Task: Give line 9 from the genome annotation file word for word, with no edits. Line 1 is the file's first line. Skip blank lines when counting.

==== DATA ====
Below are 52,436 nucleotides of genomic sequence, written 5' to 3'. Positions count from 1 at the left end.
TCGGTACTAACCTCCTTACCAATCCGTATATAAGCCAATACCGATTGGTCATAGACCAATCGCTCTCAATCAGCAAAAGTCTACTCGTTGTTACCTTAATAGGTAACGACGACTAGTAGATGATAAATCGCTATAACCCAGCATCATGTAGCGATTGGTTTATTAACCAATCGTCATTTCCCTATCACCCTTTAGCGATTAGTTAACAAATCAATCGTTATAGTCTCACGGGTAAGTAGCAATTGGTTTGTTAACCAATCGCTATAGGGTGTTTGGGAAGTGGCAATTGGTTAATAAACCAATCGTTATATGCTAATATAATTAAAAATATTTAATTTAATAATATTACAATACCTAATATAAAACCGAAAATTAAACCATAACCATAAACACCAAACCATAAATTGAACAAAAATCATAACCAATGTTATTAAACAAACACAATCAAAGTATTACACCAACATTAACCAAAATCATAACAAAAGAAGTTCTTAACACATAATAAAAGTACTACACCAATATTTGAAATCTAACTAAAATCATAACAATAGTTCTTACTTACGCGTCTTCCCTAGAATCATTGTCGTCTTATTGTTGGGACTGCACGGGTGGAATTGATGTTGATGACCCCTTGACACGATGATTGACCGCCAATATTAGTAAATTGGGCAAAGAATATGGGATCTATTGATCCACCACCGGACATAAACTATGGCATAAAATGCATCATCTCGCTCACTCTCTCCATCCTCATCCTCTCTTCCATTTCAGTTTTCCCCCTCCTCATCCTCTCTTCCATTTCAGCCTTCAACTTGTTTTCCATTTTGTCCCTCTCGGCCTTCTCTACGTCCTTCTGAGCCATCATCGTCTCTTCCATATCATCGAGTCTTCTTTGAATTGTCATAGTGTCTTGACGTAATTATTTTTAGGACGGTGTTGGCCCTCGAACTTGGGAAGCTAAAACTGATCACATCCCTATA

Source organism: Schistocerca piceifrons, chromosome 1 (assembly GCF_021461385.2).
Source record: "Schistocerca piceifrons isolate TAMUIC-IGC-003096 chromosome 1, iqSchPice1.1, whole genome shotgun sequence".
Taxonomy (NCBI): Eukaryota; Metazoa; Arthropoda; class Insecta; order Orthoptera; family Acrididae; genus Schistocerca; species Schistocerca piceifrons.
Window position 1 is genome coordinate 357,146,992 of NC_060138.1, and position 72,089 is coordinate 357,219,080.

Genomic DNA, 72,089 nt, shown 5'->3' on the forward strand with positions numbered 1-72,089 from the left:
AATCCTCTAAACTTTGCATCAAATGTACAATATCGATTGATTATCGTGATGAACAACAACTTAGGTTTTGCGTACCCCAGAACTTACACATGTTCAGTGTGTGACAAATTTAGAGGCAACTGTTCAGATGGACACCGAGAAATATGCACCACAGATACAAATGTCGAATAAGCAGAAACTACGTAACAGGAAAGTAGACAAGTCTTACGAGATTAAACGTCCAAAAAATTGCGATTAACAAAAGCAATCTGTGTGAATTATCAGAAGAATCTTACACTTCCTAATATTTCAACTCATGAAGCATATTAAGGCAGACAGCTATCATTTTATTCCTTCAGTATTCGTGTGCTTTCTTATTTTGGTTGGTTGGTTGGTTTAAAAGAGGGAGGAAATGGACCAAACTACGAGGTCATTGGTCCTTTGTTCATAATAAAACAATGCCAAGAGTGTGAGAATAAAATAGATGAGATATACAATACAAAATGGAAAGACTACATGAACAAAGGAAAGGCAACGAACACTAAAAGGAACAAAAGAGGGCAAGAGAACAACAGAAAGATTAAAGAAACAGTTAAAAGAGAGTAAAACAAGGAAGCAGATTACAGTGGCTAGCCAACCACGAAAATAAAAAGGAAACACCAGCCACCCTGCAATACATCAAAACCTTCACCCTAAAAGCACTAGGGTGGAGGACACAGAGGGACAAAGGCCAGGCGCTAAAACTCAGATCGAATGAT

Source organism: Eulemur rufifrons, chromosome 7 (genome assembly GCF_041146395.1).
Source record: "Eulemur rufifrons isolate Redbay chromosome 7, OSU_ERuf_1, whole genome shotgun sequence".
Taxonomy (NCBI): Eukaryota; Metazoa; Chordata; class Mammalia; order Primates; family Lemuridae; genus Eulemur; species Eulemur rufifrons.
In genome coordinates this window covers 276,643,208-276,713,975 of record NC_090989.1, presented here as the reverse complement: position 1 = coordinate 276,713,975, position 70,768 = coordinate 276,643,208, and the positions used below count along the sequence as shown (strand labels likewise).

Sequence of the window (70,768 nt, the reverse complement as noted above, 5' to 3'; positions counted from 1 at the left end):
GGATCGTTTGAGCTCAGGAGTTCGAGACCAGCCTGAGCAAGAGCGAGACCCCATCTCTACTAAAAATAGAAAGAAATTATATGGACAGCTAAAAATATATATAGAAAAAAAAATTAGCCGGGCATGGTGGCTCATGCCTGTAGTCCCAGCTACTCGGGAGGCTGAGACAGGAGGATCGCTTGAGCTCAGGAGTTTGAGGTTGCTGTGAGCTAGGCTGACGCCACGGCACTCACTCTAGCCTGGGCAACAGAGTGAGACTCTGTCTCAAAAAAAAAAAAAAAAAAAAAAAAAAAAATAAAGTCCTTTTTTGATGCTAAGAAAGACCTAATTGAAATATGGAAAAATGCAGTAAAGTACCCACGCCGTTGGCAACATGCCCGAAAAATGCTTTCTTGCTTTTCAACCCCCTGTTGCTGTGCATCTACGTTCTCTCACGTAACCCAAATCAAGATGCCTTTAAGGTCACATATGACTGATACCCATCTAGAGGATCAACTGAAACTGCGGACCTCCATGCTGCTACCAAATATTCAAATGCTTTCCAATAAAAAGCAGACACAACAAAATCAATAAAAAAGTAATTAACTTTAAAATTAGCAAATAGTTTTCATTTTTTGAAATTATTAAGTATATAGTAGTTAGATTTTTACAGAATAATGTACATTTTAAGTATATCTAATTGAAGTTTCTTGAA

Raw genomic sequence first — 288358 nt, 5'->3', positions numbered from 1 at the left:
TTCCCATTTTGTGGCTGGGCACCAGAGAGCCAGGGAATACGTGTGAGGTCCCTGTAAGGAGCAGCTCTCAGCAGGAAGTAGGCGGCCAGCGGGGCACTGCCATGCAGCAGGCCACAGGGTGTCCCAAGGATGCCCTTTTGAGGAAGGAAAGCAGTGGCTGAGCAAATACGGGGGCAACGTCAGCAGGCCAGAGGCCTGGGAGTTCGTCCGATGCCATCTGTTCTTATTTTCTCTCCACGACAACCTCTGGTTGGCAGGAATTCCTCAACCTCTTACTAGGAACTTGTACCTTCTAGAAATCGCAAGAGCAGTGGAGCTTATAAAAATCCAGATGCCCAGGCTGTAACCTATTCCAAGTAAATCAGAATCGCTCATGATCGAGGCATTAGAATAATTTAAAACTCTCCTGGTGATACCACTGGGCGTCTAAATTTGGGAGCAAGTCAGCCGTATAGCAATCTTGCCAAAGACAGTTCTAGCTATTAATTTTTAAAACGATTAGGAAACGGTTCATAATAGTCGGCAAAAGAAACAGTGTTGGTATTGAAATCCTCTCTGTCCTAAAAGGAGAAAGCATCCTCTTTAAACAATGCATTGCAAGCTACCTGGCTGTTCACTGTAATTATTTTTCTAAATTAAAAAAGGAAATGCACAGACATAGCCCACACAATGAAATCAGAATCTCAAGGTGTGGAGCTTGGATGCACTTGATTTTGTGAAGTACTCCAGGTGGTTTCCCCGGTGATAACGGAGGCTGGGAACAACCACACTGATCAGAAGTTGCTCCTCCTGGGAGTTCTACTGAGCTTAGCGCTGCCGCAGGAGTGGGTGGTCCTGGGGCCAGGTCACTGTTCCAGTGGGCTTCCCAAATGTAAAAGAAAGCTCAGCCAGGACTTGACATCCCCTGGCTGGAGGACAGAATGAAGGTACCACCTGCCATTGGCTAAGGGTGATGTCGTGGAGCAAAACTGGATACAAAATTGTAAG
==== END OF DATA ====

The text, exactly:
Source organism: Eulemur rufifrons, chromosome 7 (genome assembly GCF_041146395.1).